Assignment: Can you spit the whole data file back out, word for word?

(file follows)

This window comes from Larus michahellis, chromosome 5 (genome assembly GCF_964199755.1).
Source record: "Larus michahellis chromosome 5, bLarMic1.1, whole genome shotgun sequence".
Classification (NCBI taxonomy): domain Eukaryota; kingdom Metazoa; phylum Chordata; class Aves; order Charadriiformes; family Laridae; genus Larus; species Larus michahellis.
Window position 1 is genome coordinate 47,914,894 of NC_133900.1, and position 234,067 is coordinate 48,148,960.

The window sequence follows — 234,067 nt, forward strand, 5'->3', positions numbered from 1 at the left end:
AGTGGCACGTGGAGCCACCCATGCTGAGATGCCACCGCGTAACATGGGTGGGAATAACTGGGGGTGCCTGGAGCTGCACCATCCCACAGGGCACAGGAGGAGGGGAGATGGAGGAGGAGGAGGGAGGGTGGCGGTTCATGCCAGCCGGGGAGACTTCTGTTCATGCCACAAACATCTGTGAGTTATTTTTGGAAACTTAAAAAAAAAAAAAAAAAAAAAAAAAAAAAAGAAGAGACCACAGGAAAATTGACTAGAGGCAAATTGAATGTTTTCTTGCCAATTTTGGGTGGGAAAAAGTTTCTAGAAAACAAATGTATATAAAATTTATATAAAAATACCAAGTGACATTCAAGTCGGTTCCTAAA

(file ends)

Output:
This window comes from Larus michahellis, chromosome 5 (genome assembly GCF_964199755.1).
Source record: "Larus michahellis chromosome 5, bLarMic1.1, whole genome shotgun sequence".
Classification (NCBI taxonomy): domain Eukaryota; kingdom Metazoa; phylum Chordata; class Aves; order Charadriiformes; family Laridae; genus Larus; species Larus michahellis.
Window position 1 is genome coordinate 47,914,894 of NC_133900.1, and position 234,067 is coordinate 48,148,960.

The window sequence follows — 234,067 nt, forward strand, 5'->3', positions numbered from 1 at the left end:
AGTGGCACGTGGAGCCACCCATGCTGAGATGCCACCGCGTAACATGGGTGGGAATAACTGGGGGTGCCTGGAGCTGCACCATCCCACAGGGCACAGGAGGAGGGGAGATGGAGGAGGAGGAGGGAGGGTGGCGGTTCATGCCAGCCGGGGAGACTTCTGTTCATGCCACAAACATCTGTGAGTTATTTTTGGAAACTTAAAAAAAAAAAAAAAAAAAAAAAAAAAAAAGAAGAGACCACAGGAAAATTGACTAGAGGCAAATTGAATGTTTTCTTGCCAATTTTGGGTGGGAAAAAGTTTCTAGAAAACAAATGTATATAAAATTTATATAAAAATACCAAGTGACATTCAAGTCGGTTCCTAAA